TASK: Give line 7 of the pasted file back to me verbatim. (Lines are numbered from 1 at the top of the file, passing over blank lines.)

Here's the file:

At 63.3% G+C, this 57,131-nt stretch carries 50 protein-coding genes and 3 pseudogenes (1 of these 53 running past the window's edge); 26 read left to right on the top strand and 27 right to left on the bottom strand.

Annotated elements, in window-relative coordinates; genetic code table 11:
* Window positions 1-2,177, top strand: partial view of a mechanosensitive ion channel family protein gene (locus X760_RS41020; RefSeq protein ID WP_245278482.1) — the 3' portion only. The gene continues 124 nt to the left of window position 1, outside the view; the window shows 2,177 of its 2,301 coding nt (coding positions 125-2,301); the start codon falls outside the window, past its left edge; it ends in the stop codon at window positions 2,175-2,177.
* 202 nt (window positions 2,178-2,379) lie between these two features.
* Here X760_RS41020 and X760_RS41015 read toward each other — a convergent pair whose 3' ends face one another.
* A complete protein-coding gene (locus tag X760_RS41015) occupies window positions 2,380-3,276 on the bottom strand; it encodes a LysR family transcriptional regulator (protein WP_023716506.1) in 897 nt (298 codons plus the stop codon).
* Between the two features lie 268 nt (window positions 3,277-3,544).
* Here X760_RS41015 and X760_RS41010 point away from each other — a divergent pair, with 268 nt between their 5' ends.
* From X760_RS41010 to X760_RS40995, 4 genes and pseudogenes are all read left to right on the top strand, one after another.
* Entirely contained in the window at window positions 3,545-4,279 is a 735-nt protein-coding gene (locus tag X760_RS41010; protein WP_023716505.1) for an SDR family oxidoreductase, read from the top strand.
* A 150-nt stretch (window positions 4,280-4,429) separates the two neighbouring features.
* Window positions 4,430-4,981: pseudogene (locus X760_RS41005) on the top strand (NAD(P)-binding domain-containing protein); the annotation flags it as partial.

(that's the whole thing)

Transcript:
* Between the two features lie 268 nt (window positions 3,277-3,544).